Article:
Many couples find it devastating if they are unable to bear children on their own, but surrogate mothers around South Africa offer up their wombs for 9 months to give people the bundle of joy they are so longing for.
The act of surrogacy dated back to the days of the Bible, where women agreed to conceive a baby for an unfertile woman. The child would then be handed over from the surrogate mother to the adoptive mother once it was born. Today, there are official and formal processes safeguarding both surrogate mothers and commissioning parents in South Africa.
South Africa has strict laws regarding surrogacy, ensuring that the process of surrogacy is regulated and monitored. The Children’s Act 38 of 2005 came into effect on 1 April 2010, outlining new laws (the first!) regarding surrogate mothers and protecting the rights of the unborn child. The legislation lays out the responsibilities and requirements on both the surrogate mother and the intended parents.
The costs of surrogacy include legalities, fertility treatment clinic costs, court order preparation, as well as the costs of reimbursing the surrogate mother.
A summary of surrogacy legislation
Laws pertaining to the surrogate mother:
- The surrogate mother must reside in South Africa
- The surrogate mother must undergo both a psychological and medical assessment to see if she is a suitable candidate.
- The surrogate mother must have had at least one pregnancy that was successful and must have one child of her own.
- Commercial surrogacy is not permitted so the surrogate mother must be prepared to be a surrogate mother for altruistic reasons.
Laws pertaining to the intended parents
- Both intended parents must be South African residents.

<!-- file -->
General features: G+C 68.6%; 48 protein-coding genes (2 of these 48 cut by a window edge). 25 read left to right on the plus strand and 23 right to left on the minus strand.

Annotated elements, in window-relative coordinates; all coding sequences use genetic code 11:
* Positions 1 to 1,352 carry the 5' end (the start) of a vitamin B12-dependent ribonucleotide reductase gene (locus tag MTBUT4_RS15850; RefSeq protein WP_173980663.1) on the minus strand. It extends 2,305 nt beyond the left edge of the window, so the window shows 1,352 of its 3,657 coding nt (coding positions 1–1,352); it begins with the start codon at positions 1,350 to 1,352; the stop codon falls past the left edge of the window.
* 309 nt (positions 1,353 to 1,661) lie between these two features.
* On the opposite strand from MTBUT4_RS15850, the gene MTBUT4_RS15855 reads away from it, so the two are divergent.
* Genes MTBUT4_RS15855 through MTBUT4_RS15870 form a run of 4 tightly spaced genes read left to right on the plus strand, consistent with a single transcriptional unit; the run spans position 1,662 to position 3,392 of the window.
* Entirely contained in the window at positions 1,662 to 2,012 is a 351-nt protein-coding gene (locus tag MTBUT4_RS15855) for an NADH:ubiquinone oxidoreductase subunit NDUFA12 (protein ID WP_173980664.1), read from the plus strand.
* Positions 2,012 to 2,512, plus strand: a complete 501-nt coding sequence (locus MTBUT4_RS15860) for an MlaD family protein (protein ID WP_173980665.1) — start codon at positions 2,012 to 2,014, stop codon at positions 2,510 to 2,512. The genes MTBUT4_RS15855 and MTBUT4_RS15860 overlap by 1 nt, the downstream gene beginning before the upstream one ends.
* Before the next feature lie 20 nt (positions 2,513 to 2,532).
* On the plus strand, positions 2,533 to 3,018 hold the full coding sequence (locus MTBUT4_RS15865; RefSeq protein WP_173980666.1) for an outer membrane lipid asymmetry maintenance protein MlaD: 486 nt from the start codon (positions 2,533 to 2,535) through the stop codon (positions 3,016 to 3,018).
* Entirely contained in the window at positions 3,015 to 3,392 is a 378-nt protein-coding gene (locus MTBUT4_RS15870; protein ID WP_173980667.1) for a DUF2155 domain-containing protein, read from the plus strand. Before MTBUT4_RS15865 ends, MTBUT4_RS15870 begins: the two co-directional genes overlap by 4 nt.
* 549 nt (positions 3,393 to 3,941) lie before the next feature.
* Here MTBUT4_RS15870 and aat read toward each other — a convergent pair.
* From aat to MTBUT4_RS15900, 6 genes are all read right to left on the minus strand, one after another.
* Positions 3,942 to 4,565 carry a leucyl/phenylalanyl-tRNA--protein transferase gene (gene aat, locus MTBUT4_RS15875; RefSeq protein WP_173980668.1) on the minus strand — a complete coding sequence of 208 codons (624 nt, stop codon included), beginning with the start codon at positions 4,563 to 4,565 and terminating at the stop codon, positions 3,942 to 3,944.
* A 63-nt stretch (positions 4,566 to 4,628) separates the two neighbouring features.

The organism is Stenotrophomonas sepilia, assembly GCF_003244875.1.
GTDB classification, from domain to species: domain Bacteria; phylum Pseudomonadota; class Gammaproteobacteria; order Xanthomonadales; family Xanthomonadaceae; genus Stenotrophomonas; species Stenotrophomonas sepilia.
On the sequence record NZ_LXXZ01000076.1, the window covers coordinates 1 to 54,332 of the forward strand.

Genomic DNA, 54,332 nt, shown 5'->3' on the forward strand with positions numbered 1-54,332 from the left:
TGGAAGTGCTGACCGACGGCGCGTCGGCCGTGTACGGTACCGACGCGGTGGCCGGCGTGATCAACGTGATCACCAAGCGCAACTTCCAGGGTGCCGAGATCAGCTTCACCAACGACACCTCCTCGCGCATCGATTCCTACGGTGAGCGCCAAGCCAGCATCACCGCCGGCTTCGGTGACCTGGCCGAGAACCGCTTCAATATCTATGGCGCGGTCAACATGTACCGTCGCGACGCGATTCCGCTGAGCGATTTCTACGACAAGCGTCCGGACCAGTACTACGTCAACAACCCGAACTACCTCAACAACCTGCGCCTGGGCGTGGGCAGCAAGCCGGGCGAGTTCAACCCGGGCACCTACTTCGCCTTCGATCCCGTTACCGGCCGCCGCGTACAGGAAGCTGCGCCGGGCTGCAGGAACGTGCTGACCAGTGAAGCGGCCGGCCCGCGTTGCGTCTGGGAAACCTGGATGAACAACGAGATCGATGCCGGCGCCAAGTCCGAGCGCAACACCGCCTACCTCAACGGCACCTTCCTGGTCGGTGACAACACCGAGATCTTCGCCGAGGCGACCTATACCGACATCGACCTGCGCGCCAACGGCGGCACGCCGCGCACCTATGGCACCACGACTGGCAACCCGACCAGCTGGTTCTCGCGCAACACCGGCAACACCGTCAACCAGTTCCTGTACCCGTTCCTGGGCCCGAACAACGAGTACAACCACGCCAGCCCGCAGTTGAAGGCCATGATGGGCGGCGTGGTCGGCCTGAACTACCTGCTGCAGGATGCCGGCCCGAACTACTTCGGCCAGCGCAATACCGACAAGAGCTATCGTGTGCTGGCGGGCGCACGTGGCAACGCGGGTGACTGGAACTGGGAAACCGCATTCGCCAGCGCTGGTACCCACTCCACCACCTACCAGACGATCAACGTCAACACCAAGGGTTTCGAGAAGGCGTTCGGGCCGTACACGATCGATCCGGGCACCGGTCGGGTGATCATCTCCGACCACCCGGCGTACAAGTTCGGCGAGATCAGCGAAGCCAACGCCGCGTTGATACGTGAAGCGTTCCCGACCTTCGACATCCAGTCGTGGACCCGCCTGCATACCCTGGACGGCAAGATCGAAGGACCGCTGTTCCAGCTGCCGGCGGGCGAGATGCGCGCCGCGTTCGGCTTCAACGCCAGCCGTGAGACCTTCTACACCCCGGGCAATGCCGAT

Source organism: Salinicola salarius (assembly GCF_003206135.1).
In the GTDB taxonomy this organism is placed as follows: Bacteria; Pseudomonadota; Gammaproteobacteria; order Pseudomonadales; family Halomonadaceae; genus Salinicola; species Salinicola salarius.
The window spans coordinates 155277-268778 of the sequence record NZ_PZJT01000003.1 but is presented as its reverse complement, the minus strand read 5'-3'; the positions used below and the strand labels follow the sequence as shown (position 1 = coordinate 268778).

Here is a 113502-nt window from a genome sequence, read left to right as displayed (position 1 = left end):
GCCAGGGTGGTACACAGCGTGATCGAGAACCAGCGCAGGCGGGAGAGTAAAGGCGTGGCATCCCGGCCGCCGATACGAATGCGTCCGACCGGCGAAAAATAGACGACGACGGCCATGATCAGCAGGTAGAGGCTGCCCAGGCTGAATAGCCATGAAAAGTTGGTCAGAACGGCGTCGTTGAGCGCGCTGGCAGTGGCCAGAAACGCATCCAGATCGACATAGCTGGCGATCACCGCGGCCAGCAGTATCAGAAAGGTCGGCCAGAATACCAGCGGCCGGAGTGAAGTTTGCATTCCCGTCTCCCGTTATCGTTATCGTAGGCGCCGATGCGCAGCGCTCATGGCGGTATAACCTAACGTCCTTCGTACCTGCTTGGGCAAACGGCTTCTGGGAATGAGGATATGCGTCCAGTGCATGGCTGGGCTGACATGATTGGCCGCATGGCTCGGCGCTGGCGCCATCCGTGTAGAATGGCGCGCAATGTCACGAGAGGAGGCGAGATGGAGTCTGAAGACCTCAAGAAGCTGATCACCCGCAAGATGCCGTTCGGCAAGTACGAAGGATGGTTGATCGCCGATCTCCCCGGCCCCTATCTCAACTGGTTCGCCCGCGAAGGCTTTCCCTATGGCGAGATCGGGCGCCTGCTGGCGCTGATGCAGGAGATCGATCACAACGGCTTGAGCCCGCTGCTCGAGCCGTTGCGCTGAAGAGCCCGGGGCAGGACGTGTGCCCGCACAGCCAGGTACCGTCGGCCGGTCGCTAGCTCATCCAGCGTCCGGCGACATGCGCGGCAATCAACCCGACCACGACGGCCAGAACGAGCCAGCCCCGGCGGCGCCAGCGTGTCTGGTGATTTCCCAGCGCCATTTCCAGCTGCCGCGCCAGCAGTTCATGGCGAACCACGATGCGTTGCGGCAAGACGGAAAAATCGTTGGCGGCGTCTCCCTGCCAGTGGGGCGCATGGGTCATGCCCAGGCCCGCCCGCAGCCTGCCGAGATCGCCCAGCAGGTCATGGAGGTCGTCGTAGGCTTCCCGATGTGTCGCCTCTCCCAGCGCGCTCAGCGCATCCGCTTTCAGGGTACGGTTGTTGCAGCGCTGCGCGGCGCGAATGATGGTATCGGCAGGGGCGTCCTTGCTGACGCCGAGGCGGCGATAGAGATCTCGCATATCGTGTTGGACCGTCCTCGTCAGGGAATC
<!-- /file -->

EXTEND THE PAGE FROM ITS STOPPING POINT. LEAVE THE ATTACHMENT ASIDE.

- The intended parents will need to provide medical proof that they need the services of a surrogate mother.
- Both intended parents must undergo psychological assessments to check their emotional attitudes towards the surrogacy program.
- Either one or both of the intended parents must supply either eggs or sperm for conception.
- If both of the intended parents are to be male, they must show that there will be some kind of female influence on the child’s life.
- The intended parents cannot be discriminated against based on relationship status, race, or sexual preference.
- The intended parents are not permitted to advertise for the services of a surrogate mother.
Laws pertaining to the surrogacy agreement
- Some kind of surrogacy agreement must be drawn up.
- The agreement must be signed by the surrogate mother and her partner or husband as well as both intended parents.
- The surrogacy agreement must be presented to the High Court (with relevant supporting documentation) by a specially commissioned surrogacy attorney. The High Court may then grant permission for the surrogacy to proceed.
- The granting of the court order does not necessarily mean that the child must be adopted.
- Any agency dealing with matching intended parents and surrogate mothers may not accept payment for these services.
For more information about surrogacy in South Africa, visit the Surrogacy Advisory Group‘s website. The Surrogacy Advisory Group is the first surrogacy support programme in South Africa, operating form a non-profit basis. The group aims to give advice and support to both intended parents and surrogate mothers.
Another non-profit organization offering similar support is Gift Ov Life. This website outlines to surrogacy options for people intending to use a surrogate mother and allows potential surrogate mothers to contact the organization to offer their services to commissioning parents. The agency will also help to refer people to the relevant specialists that carry out the psychological, legal and medical requirements outlines in South Africa legislation.